Hope this helps.

Rosiecat said...

Thanks for the suggestion, Dr. Alice! I'm no stranger to the old thrift store/garage sale circuit, but what I'm really seeking now is ideas, tips, and advice on how to make my apartment into a beautiful space. Amy Dacyczyn (what a name!) might be a perfect addition to my sources of inspiration.

Anyone else have decorating resources they'd like to share? :-)

Shannon said...

isn't it ironic? try living in boston on a post-doc salary... not my smartest move ;) i get too excited by the grocery store, everywhere else i am ok... i had to buy a few new things that i never realized the cost when i moved here... rugs?? why so expensive? i'd rather look at my hardwood floors, anyways! ah well, glad you are ok, and all will be well... there's always christmas to ask for some things to adorn your new abode!

Rosiecat said...

Shannon, Boston is such a beautiful, fun, vibrant city! I think I've got a crush on it. But I hear it is terribly expensive. I imagine the quality of life is good because Boston is a nice city, but seriously, if I'd moved from Chicago to Boston, income-wise, it would have been a lateral move because the cost of living (and having fun!) in Boston would have eaten up every extra penny that I made.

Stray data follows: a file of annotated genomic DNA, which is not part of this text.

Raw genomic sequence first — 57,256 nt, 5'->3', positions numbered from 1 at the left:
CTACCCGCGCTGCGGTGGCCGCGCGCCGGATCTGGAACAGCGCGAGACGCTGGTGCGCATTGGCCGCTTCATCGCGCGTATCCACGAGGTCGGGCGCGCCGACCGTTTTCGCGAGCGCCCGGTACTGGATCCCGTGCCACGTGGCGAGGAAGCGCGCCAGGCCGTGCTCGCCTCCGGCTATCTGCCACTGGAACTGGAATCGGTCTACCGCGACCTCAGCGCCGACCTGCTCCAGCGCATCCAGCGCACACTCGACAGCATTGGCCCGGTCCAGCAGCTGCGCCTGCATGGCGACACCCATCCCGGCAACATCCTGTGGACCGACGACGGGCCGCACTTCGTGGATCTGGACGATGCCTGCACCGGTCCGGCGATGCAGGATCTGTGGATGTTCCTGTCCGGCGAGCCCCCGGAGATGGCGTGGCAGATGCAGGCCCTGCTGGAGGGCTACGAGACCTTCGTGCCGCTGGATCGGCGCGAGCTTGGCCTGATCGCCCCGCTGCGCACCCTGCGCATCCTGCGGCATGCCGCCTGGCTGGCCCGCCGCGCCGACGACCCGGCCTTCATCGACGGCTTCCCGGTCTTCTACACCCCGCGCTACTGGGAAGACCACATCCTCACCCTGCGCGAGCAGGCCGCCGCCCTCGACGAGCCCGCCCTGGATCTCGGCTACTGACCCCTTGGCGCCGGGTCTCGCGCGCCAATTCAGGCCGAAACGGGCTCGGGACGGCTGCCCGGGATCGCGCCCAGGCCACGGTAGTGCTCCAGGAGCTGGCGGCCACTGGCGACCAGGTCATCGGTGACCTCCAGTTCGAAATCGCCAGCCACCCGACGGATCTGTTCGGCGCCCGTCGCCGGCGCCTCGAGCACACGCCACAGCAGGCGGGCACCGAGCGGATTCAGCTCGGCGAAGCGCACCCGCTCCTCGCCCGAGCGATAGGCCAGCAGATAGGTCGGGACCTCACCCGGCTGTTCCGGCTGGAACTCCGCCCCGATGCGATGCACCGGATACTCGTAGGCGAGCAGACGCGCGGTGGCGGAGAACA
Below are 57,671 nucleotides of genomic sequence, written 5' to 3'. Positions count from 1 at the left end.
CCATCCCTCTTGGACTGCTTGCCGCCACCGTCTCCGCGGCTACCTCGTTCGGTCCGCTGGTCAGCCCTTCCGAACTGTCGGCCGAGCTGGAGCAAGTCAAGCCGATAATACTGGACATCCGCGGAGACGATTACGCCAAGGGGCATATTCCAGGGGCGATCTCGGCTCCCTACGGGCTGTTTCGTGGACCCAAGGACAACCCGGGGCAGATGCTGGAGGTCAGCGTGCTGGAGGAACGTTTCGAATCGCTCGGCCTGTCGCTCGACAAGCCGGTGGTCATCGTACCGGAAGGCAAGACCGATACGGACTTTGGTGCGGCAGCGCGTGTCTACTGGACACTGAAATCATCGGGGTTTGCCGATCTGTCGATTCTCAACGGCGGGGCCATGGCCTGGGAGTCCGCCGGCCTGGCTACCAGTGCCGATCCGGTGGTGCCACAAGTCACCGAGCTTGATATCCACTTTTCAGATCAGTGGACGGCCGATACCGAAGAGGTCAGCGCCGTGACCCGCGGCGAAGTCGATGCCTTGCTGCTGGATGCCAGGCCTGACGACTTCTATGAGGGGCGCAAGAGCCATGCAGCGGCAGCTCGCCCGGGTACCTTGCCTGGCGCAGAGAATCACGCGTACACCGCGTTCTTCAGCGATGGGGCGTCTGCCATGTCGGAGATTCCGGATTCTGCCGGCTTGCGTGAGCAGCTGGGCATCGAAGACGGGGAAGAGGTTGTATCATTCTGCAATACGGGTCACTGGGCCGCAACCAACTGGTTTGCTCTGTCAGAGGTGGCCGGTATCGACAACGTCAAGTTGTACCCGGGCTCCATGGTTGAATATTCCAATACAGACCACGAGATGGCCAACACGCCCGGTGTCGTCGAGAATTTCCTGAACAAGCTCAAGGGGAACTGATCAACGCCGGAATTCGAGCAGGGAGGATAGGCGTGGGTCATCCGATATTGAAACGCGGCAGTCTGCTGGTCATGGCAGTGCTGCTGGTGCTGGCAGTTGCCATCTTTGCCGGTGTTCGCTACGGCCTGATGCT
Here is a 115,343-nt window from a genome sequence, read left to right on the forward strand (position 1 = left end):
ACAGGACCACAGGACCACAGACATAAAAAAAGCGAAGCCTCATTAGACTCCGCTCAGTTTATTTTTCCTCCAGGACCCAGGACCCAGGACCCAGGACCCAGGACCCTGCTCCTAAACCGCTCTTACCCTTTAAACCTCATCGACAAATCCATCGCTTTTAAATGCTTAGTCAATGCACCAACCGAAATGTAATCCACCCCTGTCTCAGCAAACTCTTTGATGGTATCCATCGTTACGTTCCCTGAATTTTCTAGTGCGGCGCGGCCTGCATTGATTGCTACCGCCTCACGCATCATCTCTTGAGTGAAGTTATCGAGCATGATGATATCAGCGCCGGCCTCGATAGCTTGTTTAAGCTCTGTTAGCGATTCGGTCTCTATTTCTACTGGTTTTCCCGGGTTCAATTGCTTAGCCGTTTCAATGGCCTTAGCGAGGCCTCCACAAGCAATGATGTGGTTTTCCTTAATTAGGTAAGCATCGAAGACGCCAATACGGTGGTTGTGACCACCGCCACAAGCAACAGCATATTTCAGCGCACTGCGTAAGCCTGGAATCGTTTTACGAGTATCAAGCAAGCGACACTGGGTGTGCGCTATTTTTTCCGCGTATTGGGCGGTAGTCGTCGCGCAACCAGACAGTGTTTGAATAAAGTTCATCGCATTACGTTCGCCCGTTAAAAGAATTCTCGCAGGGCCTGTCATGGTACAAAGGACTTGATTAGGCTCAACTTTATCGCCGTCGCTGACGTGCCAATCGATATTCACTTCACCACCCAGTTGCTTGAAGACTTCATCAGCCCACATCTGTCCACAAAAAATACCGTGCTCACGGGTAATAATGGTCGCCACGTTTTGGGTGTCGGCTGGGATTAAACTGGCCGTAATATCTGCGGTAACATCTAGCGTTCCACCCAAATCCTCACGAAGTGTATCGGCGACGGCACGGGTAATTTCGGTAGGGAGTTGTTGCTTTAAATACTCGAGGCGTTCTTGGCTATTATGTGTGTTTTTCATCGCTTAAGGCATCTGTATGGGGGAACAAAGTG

And the grocery store! Tell me about it, lady. Food-shopping is my greatest splurge. It makes me happy.

Take good care of Boston for me ;-)

Anonymous said...

RA - I have skimmed the Tightwad newsletters as well (my mom owns a book that contains all the newsletters), and they are AWESOME. In addition to offering great ideas, they teach random interesting facts and make you feel like being a cheapskate is like belonging to a huge secret society.

Rosiecat said...

Hilarious, AMPD! Does this secret society have a secret sign they flash to each other or a secret handshake?

ammie said...

I've always felt like this about money: as long as I have enough to get by, I don't let it stress me out too much. Doing things that are worthwhile, even if they cost a lot, are worth it if they are what you need or want to do, if they make you happy. I mean, i fly to Alaska every summer, I buy friends expensive-but-needed presents, I give money away sometimes... But it improves my life more than having money would. Which is why I'll probably always be poor :) Good luck with the redecorating! Maybe I'll contribute something shiny, in a few more paychecks...

Rosiecat said...

Ammie, I've always admired your adventurous spirit. You put your money where your heart is, and that is a great thing. I'm a little like you when it comes to travel. Sometimes I just crave it! Right now, I'm already looking forward to my Chicago trip next spring.

Somehow, when it comes to Matt, I'm able to transcend my frugality. I surprise myself with the amount of money, time, and effort I'm willing to put out. (Har har! I couldn't resist!) But there are few things that improve my life more than being generous with the people I love.